As my Dad aged, his memory and sense of direction seemed to fail him at times.  He would set out to drive somewhere, get turned around in his mind and wind up miles away from his destination.  Because of the severe Minnesota winters, we were always fearful that he would get lost and wind up frozen in a snowbank somewhere.

I just told Youngest Son that even though I intend to live long enough to be a problem to my children, my continuing to drive long after I should stop is not a problem they will have to deal with.  And I believe I am OK with that.

Sunday, June 15, 2014

He Was My Dad

He was a man small in stature but big in heart.

He rocked me to sleep singing cowboy key.

Nights when bad dreams of writhing snakes awoke me, screaming, he sat in a chair in my room until I peacefully fell asleep.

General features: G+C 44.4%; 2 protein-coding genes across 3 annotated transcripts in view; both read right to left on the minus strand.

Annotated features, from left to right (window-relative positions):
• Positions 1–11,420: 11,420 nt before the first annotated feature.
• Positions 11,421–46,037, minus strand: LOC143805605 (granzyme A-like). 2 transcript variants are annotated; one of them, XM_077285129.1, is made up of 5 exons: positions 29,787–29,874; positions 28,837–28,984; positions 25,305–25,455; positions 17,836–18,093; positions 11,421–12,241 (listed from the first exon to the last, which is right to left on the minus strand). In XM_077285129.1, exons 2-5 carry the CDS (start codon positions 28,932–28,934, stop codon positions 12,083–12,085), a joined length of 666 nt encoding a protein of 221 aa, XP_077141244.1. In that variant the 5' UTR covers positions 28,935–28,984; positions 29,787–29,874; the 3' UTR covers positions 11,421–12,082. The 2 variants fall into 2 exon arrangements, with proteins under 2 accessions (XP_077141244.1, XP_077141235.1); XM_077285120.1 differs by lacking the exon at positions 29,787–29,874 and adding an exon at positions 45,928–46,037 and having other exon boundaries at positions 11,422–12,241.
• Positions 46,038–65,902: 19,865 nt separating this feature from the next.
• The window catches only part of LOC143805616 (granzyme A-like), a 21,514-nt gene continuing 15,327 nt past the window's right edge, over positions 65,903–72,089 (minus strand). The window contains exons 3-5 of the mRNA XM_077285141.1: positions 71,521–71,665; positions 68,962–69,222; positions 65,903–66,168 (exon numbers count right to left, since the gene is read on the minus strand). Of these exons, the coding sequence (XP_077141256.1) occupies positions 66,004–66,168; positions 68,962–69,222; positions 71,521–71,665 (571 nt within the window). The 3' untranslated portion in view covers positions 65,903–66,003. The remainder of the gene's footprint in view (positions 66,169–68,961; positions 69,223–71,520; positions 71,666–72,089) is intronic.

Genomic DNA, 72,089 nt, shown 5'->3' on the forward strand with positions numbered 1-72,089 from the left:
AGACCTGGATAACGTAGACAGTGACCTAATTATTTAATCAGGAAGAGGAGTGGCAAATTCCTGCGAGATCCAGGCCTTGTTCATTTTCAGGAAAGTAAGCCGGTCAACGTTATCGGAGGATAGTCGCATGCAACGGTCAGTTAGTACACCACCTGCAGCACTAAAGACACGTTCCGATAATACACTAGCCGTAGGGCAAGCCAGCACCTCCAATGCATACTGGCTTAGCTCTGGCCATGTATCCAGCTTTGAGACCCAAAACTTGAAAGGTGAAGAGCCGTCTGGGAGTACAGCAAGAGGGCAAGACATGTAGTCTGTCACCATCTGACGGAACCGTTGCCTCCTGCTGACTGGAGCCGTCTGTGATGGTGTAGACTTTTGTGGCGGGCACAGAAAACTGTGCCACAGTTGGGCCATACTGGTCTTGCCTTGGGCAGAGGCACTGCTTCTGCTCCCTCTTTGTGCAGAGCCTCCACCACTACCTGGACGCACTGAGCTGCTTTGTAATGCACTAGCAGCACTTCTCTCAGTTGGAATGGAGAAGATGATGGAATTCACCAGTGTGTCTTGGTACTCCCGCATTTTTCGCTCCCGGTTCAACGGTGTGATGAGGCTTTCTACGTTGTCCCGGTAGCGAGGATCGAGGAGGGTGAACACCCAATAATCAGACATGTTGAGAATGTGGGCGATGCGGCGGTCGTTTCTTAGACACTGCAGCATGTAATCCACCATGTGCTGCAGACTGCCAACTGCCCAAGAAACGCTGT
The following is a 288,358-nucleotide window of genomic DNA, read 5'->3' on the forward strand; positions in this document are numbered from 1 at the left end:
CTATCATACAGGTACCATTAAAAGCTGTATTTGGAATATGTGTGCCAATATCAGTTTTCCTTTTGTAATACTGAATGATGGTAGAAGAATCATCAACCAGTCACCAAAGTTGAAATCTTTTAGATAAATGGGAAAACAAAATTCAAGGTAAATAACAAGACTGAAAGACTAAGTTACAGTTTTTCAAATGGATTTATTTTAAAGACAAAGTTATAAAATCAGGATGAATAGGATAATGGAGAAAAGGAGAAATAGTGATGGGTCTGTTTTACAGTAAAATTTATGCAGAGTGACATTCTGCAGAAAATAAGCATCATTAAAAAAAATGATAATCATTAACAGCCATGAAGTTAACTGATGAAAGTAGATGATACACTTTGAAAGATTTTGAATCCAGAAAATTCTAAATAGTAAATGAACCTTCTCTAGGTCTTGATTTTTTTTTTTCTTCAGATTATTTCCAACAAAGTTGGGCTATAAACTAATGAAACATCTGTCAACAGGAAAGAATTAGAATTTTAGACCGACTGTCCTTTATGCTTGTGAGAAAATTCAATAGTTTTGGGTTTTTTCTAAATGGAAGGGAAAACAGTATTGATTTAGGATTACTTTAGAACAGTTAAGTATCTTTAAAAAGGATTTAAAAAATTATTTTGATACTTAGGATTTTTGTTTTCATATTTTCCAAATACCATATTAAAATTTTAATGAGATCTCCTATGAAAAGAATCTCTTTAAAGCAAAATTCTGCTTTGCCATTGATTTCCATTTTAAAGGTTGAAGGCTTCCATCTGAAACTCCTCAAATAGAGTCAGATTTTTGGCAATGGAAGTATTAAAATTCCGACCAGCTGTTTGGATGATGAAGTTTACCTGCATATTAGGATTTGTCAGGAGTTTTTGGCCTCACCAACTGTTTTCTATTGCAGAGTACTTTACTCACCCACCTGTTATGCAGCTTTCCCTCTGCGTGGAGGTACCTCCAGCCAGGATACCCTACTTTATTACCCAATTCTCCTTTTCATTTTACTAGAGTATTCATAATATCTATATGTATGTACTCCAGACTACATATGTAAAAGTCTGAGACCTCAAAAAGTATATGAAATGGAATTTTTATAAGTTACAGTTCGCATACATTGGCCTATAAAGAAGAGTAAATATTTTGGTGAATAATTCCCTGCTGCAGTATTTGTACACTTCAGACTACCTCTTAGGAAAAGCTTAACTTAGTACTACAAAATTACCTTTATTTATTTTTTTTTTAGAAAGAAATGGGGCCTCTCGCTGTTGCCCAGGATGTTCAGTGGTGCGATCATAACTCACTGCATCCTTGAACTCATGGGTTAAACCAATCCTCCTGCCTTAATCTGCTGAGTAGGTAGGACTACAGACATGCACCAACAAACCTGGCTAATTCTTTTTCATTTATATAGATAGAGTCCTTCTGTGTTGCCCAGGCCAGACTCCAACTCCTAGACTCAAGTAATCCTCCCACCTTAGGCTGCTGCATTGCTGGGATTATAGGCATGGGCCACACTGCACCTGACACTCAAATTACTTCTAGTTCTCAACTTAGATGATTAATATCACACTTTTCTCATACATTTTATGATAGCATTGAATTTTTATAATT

He told silly jokes that caused the listener to laugh and groan at the same time.

Whenever I went to visit, he always hugged me hard and said, "Sis, I'm so glad you are here."

He listened.

Whenever I called him when miles separated us, he ended each conversation with the words, "I sure love you."  Those were the last words he spoke to me, and I, to him.

He was my Dad.  I miss him.

Saturday, June 14, 2014


I've been spending time lately working on my family history.  I find it interesting to trace ancestors back in time to see where each branch of my family had their roots.  It makes for an interesting mix that contributed to my children's heritage.